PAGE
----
The billionaire activist investor has been sounding the alarm in recent weeks regarding the state of the market. He told Fox Business in a June 19 interview that he believes there is a bubble brewing, and he issued a warning that the current interest rate environment could prove troublesome in the future. "Interest rates are now at a low that, in the history of the Federal Reserve, they've never been held down this long, and I don't think that anyone will deny that this is uncharted territory and could be very, very destructive to our markets and our economy," he said.
On June 24, Icahn took his views to Twitter. "I believe the market is extremely volatile -- especially high yield bonds," he wrote. "If more respected investors had warned about the market in '07, we might have avoided the crisis in '08."
But Icahn isn't pulling all of his chips off the table in anticipation of impending doom.
Icahn's most recent SEC holdings disclosure, corresponding to the first quarter of 2015, indicates that he has more than $32 billion in public equity investments. It lists 21 positions in total, although it is known that one -- Netflix (NFLX) - Get Report -- is no longer current. He tweeted on June 24 that he sold off the last of his stake in the company.
So where is Carl Icahn betting? Here are his top five positions, each of which comprises 5% or more of his portfolio.
Comprising nearly one third of his entire public equity portfolio, Icahn Enterprises (IEP) - Get Report is Carl Icahn's top holding. His stake of almost 109 million shares as of March 31 would be valued at nearly $8.96 billion as of noon Monday. Icahn owns nearly 90% of his namesake holding company, of which he is chairman of the board. And the firm has done well over the years. According to a May investor presentation reported by ValueWalk, IEP has a total stock return of 1,485% since Jan. 1, 2000.
"Across all of our businesses, our success is based on a simple formula: we seek to find undervalued companies in the Graham & Dodd tradition, a methodology for valuing stocks that primarily looks for deeply depressed prices," the presentation says. "However, while the typical Graham & Dodd value investor purchases undervalued securities and waits for results, we often become actively involved in the companies we target."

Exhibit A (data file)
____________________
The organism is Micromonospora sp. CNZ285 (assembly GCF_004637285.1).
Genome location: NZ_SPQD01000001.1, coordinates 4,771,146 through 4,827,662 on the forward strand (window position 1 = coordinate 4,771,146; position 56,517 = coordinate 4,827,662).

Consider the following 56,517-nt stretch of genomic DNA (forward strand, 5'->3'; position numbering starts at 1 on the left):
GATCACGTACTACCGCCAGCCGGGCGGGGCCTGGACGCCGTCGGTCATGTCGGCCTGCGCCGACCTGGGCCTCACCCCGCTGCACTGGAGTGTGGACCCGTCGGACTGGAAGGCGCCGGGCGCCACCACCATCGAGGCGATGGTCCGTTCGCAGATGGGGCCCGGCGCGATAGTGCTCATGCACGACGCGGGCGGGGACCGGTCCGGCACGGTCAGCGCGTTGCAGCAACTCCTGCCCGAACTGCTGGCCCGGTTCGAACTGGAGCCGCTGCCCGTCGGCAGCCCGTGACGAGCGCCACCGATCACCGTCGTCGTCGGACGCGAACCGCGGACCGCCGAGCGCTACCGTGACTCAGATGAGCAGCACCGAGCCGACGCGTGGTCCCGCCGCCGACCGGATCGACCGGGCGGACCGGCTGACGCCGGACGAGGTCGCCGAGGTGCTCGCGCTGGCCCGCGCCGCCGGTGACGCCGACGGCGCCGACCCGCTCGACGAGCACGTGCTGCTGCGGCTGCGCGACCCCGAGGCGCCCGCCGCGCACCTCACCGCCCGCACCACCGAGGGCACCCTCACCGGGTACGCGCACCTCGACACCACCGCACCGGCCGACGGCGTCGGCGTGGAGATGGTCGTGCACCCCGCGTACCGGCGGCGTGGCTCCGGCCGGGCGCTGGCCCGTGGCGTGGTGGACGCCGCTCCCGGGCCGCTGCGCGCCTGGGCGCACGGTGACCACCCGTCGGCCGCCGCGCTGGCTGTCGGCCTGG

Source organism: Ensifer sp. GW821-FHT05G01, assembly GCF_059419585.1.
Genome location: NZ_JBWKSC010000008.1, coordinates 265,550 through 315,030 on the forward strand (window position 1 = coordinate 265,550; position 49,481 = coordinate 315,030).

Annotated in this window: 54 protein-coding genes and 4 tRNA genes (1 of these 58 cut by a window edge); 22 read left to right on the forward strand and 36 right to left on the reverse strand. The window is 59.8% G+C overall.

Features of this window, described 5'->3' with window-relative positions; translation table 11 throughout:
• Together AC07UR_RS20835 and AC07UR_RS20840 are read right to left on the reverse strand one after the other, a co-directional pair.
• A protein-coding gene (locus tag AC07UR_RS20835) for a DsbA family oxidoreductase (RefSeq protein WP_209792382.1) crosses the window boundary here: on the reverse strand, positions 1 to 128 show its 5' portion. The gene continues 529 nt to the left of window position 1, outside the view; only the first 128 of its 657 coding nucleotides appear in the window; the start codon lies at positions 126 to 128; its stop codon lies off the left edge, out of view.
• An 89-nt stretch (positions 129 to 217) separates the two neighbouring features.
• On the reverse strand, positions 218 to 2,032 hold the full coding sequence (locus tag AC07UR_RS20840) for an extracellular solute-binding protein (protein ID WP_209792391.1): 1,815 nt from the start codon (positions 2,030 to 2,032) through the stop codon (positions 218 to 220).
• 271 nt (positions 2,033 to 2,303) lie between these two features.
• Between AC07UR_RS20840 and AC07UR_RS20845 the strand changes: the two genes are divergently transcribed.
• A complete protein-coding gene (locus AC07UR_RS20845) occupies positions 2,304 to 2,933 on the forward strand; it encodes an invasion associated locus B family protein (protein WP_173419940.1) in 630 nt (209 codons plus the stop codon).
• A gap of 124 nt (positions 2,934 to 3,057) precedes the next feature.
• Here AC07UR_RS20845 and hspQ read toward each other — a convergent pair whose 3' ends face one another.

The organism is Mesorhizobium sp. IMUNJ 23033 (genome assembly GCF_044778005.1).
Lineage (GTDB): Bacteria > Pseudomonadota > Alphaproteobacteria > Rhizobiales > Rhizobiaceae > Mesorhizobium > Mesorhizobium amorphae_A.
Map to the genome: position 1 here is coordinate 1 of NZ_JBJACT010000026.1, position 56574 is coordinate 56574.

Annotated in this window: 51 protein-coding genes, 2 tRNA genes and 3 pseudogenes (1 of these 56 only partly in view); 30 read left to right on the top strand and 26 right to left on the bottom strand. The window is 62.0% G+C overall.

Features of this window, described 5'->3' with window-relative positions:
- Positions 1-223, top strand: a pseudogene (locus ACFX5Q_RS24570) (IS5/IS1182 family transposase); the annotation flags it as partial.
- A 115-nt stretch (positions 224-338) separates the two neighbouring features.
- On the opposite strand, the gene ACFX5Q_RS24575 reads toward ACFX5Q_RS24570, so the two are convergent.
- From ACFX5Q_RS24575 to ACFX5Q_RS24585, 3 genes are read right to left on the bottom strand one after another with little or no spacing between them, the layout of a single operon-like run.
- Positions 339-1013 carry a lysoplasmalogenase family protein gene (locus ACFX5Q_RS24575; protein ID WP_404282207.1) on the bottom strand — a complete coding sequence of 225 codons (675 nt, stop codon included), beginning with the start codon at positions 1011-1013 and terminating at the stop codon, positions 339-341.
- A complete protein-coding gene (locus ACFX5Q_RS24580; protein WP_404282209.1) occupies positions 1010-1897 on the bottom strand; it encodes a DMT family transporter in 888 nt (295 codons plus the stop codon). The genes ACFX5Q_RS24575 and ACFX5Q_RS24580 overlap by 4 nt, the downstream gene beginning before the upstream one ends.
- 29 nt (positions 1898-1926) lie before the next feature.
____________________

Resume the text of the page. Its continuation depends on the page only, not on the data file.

Icahn bought into Apple (AAPL) - Get Report in 2013 and has been shouting from the rooftops about the tech giant's potential ever since. He owned 52.8 million Apple shares as of March 31.
On May 18, Carl Icahn published another in a series of open letters written to Apple CEO Tim Cook since he first invested. "We again applaud you and the rest of management for Apple's impressive operational performance and growth. It is truly impressive that, despite severe foreign exchange headwinds and massive growth in investment (in both R&D and SG&A), the company will still grow earnings by 40% this year, according to our forecast," he wrote. "After reflecting upon Apple's tremendous success, we now believe Apple shares are worth $240 today."
He plugged Apple again that day when he announced his exit from Netflix on Twitter. "Sold last of our $NFLX today. Believe $AAPL currently represents the same opportunity we stated NFLX offered several years ago," he wrote.
As of the end of first quarter, Carl Icahn held 71.2 million CVR Energy (CVI) - Get Report shares, which would be valued at around $2.7 billion as of noon Monday. The stock has remained rather flat in 2015, but it has climbed significantly since Icahn first got involved a few years ago.
The billionaire activist investor took over CVR Energy in 2012 and has an 82% stake in the company. He worked to separate its refineries into CVR Refining (CVRR) in 2013. Today, Icahn maintains positions in the two entities and is the chairman of both.
The dust from Carl Icahn's CVR takeover hasn't quite settled. In February,
that the SEC is investigating whether CVR Energy made misleading disclosures to investors when defending itself against Icahn in 2012.
In a push to convince eBay to spin off its PayPal, Icahn exchanged a series of public communications with the e-commerce giant and its managers, in one instance writing that CEO John Donahoe "seems to be completely asleep or, even worse, either naïve or willfully blind." He also wrote that "the complete disregard for accountability at eBay" was the most blatant he had ever seen.
By April 2014, eBay and Carl Icahn reached a truce, cutting off an impending proxy fight. And in September, eBay announced plans that it would spin off PayPal into a separate publicly traded company. Icahn entered into an agreement in January with eBay ensuring that one of its representatives would join its board of directors and have the ability to transition to PayPal's board once the spin-off is completed.
Icahn owned 46.3 million eBay shares as of the end of the first quarter, a position worth about $2.85 billion as of noon Monday.
Carl Icahn has served as non-executive chairman of the board at Federal-Mogul Holdings (FDML) since 2008 and director since 2007. He has an 82% stake in the company, having bought more of the stock earlier this year.
As of March 31, he owned 138.6 million FDML shares, an investment worth about $1.51 billion as of noon Monday.
Headquartered near Detroit, Federal-Mogul manufactures and supplies powertrain components and vehicle safety products. The company has had a bit of a tough go on the market in 2015 and recently hit a new 52-week low.
This article is commentary by an independent contributor. At the time of publication, the author held no positions in the stocks mentioned.